McNiven's art carries the story but even McNiven may not be able to save the whole thing when all is said and done. I'm not terribly inclined to keep reading after this nor to catch up on the stuff leading up, and it doesn't change my view on the quality of Remender's stuff. Nor am I inclined to really recommend it over, say, any random creator-owned book. But as a standard-fare Marvel superhero book, it's quite pretty, and if you have an affinity for the characters starring here it will either make you very happy or very, very mad.

And if it upsets you, just ignore it and pick up a better comic.

Like Infinity! Segue!

Infinity 6 by Jonathan Hickman, Jimmy Cheung and Dustin Weaver

Damn Events. Maybe it’s just a marketing term, but as I noted above, it’s a matter of scale. I’m sick of the term, and a little tired of the Events themselves, but Infinity is an Event by marketing and by definition. Going back to the cycle events that started in the age of Nu-Marvel, most have just been vehicles for launching other things, or killing characters. But Infinity is different. Sure, it’s the same in some things, but the quality is different, the structure is different, and the finished product is completely unalike any event. It’s Marvel’s differentest Event, and it’s Marvel’s best.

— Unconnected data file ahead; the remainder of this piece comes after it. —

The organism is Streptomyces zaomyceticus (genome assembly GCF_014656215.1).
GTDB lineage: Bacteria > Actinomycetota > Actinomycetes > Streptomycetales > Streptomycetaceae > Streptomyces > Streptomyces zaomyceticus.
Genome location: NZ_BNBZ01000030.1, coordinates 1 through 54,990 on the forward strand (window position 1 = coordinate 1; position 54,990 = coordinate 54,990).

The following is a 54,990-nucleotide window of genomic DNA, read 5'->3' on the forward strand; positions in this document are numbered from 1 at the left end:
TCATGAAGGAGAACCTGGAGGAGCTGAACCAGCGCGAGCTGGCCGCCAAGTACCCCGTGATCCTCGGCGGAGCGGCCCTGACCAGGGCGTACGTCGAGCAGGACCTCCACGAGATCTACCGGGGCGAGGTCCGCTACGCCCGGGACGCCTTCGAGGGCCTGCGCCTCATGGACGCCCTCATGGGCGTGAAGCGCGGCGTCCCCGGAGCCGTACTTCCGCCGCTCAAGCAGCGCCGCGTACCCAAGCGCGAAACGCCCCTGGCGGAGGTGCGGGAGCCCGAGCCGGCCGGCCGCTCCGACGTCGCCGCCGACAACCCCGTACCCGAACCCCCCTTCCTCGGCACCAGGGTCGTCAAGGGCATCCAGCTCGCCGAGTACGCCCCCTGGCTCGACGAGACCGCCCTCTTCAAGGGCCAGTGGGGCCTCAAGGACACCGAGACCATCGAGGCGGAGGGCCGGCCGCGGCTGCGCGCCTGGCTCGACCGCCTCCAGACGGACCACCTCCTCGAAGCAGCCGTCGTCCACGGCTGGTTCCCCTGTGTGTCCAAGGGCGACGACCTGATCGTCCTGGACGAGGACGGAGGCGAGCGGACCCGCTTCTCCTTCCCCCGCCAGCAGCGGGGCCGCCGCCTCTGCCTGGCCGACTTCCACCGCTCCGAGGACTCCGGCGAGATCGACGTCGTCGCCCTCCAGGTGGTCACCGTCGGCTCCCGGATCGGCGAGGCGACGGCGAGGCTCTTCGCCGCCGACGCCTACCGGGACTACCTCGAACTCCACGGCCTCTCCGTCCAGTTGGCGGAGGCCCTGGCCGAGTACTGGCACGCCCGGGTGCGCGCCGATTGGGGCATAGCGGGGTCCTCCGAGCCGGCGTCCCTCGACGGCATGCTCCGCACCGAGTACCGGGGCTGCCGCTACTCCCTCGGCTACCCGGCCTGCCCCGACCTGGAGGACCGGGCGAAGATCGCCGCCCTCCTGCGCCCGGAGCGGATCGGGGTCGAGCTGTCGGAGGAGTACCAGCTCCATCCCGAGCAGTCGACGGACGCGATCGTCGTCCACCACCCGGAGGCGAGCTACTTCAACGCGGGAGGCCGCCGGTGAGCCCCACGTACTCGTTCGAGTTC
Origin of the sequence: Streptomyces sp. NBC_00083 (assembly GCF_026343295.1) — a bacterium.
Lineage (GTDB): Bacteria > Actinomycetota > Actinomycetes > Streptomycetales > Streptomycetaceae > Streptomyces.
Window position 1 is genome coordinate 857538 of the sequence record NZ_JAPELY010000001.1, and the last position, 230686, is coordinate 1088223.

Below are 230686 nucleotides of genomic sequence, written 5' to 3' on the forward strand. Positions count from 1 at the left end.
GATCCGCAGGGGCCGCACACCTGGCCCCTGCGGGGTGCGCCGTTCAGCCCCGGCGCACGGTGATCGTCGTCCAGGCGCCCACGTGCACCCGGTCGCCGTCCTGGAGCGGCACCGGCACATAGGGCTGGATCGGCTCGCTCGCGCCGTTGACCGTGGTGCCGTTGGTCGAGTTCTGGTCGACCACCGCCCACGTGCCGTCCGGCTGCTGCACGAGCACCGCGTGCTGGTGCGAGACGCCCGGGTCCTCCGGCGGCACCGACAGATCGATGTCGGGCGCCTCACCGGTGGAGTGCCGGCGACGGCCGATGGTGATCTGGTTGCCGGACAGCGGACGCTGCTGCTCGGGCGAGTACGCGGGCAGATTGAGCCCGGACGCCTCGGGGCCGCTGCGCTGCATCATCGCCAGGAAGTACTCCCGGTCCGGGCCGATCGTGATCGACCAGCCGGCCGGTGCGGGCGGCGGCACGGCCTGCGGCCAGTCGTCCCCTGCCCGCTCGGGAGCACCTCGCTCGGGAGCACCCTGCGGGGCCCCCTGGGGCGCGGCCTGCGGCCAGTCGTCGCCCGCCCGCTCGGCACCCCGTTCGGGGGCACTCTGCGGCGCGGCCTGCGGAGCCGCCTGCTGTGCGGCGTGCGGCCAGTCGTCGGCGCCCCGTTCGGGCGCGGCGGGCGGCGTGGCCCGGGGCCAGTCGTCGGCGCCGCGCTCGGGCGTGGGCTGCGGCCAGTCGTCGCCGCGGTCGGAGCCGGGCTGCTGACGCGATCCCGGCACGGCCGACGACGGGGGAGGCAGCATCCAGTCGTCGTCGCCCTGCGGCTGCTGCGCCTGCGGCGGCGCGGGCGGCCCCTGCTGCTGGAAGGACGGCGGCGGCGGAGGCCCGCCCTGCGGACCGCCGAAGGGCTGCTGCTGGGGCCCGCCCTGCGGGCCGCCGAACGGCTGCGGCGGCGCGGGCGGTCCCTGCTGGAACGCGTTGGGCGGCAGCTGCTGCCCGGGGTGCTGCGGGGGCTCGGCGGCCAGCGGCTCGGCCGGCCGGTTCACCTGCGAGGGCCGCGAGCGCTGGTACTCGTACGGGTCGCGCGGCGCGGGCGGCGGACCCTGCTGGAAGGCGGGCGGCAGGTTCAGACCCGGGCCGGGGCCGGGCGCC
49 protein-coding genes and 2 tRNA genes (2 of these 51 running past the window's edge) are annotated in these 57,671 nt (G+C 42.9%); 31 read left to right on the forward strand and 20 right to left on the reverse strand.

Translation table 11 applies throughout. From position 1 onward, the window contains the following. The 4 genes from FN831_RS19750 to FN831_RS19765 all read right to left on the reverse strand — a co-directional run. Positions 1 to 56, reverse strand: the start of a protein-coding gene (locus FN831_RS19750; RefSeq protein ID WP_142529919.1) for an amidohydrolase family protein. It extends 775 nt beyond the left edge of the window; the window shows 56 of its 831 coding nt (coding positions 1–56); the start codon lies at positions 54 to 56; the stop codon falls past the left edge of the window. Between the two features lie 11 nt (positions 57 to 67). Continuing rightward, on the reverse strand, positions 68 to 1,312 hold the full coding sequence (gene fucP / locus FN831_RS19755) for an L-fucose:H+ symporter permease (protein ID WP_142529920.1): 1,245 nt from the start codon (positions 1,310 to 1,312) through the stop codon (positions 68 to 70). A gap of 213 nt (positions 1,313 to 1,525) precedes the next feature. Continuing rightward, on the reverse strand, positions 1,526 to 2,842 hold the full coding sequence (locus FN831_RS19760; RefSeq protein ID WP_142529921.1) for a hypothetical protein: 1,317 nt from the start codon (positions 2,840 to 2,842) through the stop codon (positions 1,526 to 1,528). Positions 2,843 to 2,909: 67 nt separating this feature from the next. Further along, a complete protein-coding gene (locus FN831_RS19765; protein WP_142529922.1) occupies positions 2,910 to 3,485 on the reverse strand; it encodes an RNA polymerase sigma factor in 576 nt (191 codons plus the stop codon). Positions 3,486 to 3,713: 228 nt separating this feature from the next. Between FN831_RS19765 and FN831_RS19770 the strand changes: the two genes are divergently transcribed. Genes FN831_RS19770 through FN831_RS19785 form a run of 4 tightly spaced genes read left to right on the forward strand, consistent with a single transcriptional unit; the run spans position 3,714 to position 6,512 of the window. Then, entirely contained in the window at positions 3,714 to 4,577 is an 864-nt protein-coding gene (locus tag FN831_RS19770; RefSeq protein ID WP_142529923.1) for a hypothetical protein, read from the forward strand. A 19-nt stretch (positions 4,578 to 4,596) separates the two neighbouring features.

Strong words in a cycle that gave us Civil War, but the goal posts were/are different. Civil War was very much a vehicle for other things, and while flawed, was quite good. It also set a standard of sales and expectations that following events haven’t quite met. So I’m not really applying the same kind of standards, and looking at Infinity as its own unique order of Event storytelling. And unique is a great way to describe it. Writer Jonathan Hickman is a rare talent. His creator-owned books of the past year have been some of the best mainstream comics being published. And indeed, Infinity – the whole rigamarole that includes Avengers and New Avengers – might be the year’s best Superhero comic.